Colorado Sex Crimes Statutes of Limitations: How Long Does Colorado Have to Charge A Sex Assault On A Child Charge?
A statute of limitations is a time period imposed by a legislature, during which a criminal proceeding may begin. It is intended to promote timely and efficient disposition of cases because memories fade over time and evidence may be lost or damaged. A criminal statute of limitations begins running with the commission of a crime and runs for some fixed period of time, depending on the class of crime.
Pre- 2006 Law -Section 16-5-401 (1) (a), C.R.S. This Applies to Crimes Committed BEFORE JULY The bill took effect on July 1, 2006, and applies to offenses that were committed on or after July 1, 1996
Colorado law prior to the 2006 legislative session. If no time limit exists for a specific crime, prosecution may commence at any time. The crimes having no limit on commencing prosecution in Colorado are murder, kidnaping, treason, and forgery.1 Prosecutions for attempt, conspiracy, or solicitation to commit any of the aforementioned crimes are also not subject to any time limits.
The Prosecution of sexual assault must commence within 10 years of the crime’s commission or, if the victim is a minor at the time of the offense, within 10 years after the victim reaches the age of 18. There is no time limit for the prosecution of sexual assault if the identity of the suspect is determined by forensic DNA evidence. The time limit for most other felonies is three years after the commission of the crime.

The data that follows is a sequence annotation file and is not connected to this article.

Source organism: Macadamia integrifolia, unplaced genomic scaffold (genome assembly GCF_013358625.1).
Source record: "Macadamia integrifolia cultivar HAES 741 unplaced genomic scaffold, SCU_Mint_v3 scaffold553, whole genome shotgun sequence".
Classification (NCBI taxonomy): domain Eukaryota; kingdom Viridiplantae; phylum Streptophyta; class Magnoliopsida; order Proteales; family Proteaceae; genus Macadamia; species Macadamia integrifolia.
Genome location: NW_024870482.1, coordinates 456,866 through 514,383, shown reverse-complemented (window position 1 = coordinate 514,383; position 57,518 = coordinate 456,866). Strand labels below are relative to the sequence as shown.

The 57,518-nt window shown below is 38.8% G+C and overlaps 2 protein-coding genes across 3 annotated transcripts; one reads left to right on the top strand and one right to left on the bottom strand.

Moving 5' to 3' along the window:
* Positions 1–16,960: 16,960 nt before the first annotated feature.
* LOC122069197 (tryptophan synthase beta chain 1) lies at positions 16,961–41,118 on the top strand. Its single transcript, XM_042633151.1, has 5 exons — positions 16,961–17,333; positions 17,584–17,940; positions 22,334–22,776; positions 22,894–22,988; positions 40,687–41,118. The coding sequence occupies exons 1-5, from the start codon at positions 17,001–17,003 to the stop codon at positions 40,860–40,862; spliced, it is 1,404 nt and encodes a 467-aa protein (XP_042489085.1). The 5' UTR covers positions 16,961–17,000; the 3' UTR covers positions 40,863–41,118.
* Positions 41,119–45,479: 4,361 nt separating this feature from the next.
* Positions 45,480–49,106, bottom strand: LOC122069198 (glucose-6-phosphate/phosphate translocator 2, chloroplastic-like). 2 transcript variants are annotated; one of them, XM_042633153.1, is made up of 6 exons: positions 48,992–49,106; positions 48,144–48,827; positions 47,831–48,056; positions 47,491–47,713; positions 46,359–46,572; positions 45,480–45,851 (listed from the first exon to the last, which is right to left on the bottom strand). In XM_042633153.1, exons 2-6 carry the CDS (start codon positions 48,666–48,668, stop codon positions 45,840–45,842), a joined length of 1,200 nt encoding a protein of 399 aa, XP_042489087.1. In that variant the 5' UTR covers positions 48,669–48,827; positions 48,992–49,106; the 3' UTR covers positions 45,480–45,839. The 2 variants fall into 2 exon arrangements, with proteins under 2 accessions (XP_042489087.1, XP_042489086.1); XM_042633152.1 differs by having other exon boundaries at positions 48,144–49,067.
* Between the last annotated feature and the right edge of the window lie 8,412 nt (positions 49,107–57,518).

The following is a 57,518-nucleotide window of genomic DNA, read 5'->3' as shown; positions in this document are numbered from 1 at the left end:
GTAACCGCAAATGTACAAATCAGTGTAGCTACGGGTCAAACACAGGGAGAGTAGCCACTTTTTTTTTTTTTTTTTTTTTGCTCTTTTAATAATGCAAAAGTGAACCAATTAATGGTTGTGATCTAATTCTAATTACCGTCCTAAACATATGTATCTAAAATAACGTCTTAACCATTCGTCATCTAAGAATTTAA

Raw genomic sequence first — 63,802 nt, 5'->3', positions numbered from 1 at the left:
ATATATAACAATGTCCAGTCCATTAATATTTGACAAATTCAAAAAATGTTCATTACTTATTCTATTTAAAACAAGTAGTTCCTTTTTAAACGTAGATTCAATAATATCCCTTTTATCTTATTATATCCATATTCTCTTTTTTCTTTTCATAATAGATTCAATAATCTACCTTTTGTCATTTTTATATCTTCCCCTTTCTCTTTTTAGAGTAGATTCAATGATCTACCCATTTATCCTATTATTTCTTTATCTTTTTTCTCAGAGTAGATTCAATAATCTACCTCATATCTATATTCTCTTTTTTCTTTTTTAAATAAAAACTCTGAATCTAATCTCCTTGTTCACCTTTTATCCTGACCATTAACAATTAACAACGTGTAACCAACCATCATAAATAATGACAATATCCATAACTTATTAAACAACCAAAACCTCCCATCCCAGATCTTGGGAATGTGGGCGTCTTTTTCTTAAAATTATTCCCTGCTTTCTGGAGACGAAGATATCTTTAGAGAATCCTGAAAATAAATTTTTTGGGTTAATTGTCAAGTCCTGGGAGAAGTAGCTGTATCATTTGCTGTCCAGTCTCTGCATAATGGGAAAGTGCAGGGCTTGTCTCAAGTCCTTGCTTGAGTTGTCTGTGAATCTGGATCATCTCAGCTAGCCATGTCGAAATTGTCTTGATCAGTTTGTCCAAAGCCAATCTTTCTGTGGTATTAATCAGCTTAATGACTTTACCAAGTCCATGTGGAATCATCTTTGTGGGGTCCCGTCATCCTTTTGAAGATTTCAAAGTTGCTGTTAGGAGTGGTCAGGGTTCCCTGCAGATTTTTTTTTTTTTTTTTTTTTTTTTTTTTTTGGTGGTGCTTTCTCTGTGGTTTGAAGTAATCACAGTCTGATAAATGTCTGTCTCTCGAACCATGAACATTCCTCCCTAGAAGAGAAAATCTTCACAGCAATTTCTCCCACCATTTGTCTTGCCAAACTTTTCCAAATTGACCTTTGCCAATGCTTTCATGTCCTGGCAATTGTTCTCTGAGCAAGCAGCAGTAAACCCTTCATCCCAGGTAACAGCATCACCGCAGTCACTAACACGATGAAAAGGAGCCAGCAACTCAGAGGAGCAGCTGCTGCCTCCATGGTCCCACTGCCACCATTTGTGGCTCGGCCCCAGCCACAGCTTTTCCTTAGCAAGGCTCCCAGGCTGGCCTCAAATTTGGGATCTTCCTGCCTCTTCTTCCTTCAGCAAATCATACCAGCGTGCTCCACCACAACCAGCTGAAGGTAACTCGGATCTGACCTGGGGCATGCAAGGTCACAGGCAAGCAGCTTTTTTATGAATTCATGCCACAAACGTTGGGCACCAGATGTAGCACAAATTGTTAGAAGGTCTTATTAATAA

Changes made in the 2006 legislative session.
The criminal statute of limitations was amended by House Bill 06-1088. The bill added felony sex offenses against a child to the list of crimes for which there is no time limit for commencing prosecution, along with the attempt, conspiracy, or solicitation to commit any felony sex offense against a child .
The bill defines a sex offense against a child as any of the following felony offenses:
• enticement of a child;
• sexual assault when the victim is less than 15 years of age;
• felony unlawful sexual contact when the victim is less than 15 years of age;
• sexual assault on a child;
• sexual assault on a child by one in a position of trust;
• aggravated incest;
• trafficking in children;
• sexual exploitation of a child;
• felony indecent exposure;
• soliciting for child prostitution;
• pandering of a child;
• procurement of a child;
• keeping a place of child prostitution;
• pimping of a child;
• inducement of a child;
• patronizing a prostituted child;
• class 4 felony internet luring of a child;
• internet sexual exploitation of a child.